Northeast
John LaCroix remembers when the beach in front of Matunuck's restaurants was wide enough to set up rows of picnic tables, or play a game of football. SOFIA RUDIN / THE PUBLIC'S RADIO

South Kingstown’s beaches are shrinking, and the town’s identity is at stake

Sea level rise and intensifying storms are speeding up erosion of Rhode Island’s coast. Homes, businesses and residents are at risk in unprecedented ways. Communities are wrestling with a daunting question: when is it time to retreat from the sea. In South Kingstown, that’s a question that threatens the core identity of the town. (Note: first of multipart series on sea level rise in Rhode Island)

Growing up, John LaCroix spent every possible moment at the beach.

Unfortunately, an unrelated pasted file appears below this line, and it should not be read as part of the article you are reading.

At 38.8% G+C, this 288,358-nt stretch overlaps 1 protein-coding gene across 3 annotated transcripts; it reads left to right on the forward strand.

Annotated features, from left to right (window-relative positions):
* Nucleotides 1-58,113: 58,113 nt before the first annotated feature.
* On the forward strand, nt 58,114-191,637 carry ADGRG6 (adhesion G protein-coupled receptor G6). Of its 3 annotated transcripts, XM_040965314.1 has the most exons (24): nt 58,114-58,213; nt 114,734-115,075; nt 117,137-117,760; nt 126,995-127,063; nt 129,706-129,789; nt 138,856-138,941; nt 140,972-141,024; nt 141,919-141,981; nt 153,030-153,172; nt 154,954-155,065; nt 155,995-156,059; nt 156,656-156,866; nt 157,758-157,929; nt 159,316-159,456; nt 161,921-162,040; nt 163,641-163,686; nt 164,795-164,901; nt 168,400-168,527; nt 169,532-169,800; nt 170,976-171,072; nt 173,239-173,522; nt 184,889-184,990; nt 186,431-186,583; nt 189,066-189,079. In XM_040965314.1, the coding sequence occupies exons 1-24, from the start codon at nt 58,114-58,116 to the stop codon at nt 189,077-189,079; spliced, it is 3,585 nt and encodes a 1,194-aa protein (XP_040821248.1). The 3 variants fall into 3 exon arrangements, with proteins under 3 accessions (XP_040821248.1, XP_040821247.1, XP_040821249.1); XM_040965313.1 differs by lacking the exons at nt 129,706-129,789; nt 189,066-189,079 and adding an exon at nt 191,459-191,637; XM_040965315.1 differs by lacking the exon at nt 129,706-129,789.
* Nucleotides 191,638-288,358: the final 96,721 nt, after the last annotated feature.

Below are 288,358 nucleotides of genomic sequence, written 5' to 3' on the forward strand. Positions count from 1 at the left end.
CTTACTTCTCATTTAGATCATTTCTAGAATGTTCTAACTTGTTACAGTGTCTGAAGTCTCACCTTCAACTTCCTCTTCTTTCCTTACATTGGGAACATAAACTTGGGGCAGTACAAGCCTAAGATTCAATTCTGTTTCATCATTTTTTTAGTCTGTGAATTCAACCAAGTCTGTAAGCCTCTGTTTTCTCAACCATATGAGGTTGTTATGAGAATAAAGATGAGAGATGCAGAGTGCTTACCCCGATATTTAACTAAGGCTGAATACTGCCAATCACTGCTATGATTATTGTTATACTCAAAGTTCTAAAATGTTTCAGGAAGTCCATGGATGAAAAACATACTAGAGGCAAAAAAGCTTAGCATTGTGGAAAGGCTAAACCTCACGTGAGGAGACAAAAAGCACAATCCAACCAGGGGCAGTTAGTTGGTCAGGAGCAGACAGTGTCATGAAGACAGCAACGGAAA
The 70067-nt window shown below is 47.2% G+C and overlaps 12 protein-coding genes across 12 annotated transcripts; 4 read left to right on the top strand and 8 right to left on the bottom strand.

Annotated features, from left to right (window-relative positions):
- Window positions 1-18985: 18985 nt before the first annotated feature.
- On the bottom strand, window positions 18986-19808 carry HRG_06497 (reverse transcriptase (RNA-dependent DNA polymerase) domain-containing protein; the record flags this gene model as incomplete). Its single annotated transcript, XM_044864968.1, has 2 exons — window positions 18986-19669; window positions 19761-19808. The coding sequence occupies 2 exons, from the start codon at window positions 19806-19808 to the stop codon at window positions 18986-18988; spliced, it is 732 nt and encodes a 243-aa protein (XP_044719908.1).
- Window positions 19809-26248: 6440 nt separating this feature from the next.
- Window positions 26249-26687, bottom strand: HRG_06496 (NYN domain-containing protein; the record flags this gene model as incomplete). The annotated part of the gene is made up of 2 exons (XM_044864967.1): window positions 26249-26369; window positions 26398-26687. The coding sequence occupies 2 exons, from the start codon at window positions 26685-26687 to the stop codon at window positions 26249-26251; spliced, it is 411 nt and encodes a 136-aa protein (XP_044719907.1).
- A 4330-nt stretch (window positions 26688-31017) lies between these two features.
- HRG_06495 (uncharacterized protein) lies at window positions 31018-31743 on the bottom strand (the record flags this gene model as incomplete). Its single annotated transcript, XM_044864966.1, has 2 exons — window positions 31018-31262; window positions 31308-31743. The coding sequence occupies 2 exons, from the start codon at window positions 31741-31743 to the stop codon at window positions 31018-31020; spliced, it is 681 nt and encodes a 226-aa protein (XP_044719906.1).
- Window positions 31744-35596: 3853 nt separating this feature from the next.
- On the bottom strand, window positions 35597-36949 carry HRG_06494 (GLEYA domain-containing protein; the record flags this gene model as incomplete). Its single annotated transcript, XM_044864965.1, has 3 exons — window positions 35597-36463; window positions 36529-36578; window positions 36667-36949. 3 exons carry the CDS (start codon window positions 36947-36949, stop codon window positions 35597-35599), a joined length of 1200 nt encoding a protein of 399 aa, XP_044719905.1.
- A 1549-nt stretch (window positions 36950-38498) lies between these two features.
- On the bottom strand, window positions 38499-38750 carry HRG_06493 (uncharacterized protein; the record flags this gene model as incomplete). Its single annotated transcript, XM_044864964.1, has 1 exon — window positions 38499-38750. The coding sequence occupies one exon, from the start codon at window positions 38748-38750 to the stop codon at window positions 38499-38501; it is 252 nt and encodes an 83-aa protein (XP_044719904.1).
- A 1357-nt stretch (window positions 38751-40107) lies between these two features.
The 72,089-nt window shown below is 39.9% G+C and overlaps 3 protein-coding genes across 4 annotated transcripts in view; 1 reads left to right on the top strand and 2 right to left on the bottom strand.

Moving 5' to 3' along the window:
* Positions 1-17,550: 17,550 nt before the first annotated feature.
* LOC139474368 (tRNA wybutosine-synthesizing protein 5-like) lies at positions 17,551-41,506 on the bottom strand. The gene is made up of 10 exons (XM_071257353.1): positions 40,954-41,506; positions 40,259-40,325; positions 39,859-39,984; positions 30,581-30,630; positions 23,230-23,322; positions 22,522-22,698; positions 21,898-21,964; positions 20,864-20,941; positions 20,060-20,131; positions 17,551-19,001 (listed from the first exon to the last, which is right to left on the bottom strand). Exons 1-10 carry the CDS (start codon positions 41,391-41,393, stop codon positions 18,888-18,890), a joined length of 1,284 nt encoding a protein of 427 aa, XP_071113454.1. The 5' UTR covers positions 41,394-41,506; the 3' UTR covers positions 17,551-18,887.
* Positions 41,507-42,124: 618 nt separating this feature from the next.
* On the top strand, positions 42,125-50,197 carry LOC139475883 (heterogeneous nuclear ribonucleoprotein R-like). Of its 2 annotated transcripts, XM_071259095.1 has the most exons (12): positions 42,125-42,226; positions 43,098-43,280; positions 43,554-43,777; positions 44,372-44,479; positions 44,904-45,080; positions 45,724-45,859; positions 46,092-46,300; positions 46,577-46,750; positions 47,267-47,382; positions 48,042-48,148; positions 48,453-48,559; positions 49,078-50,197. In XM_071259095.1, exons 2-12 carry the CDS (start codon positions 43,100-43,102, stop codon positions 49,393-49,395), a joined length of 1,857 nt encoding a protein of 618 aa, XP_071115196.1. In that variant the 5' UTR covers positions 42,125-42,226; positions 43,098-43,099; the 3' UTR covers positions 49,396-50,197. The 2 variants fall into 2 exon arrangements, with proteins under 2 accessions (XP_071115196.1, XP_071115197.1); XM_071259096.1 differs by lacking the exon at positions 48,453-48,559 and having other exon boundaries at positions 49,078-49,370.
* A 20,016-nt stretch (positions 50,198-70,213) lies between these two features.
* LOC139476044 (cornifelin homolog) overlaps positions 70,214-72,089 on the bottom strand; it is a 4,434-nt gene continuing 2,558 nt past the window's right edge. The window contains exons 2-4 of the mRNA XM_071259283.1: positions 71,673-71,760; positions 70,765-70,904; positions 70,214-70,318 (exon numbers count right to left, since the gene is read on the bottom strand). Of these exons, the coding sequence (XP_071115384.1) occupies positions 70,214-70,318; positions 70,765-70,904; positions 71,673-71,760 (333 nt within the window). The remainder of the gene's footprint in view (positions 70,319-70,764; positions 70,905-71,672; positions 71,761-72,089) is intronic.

“I’ve been blessed to spend 60 some odd years near the beach,” he reflects. “Sixty-eight years of sunsets and sunrises. It’s kind of a great thing to have.”

I’m standing with him across the street from the wood-shingled beach cottage his parents bought in the 50s. We’re leaning against a gate, peering between two ocean-front cottages. In the distance, you can just see Block Island through the haze.

“Matunuck Beach, went out a good 50, 60, maybe 70 feet. It was like a sand plateau that went out,” LaCroix recalls.

But today, waves crash just a few dozen feet from where we’re standing, tumbling pebbles as they go. Beachfront restaurants jut out over breaking waves, supported by a lattice of thick wooden struts.

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LINK TO PART 2 OF SERIES "RI coastal town considers abandoning roads predicted to flood as sea level rises"